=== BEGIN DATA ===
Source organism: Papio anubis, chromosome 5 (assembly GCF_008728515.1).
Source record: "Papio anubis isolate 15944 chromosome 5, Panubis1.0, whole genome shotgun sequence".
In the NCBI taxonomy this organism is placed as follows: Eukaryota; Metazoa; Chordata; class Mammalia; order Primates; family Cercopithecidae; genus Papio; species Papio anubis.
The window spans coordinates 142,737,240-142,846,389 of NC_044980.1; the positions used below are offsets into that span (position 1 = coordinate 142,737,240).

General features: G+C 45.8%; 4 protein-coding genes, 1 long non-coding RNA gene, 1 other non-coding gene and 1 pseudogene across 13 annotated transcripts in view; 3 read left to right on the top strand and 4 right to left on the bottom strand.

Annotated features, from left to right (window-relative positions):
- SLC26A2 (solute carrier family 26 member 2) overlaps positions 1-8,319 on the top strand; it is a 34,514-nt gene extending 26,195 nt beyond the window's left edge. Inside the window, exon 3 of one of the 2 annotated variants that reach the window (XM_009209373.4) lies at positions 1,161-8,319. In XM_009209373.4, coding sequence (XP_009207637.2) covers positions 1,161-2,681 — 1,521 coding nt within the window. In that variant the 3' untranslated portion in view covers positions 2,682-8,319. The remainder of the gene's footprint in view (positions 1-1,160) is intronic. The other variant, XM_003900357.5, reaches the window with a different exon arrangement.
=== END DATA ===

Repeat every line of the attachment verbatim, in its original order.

Source organism: Papio anubis, chromosome 5 (assembly GCF_008728515.1).
Source record: "Papio anubis isolate 15944 chromosome 5, Panubis1.0, whole genome shotgun sequence".
In the NCBI taxonomy this organism is placed as follows: Eukaryota; Metazoa; Chordata; class Mammalia; order Primates; family Cercopithecidae; genus Papio; species Papio anubis.
The window spans coordinates 142,737,240-142,846,389 of NC_044980.1; the positions used below are offsets into that span (position 1 = coordinate 142,737,240).

General features: G+C 45.8%; 4 protein-coding genes, 1 long non-coding RNA gene, 1 other non-coding gene and 1 pseudogene across 13 annotated transcripts in view; 3 read left to right on the top strand and 4 right to left on the bottom strand.

Annotated features, from left to right (window-relative positions):
- SLC26A2 (solute carrier family 26 member 2) overlaps positions 1-8,319 on the top strand; it is a 34,514-nt gene extending 26,195 nt beyond the window's left edge. Inside the window, exon 3 of one of the 2 annotated variants that reach the window (XM_009209373.4) lies at positions 1,161-8,319. In XM_009209373.4, coding sequence (XP_009207637.2) covers positions 1,161-2,681 — 1,521 coding nt within the window. In that variant the 3' untranslated portion in view covers positions 2,682-8,319. The remainder of the gene's footprint in view (positions 1-1,160) is intronic. The other variant, XM_003900357.5, reaches the window with a different exon arrangement.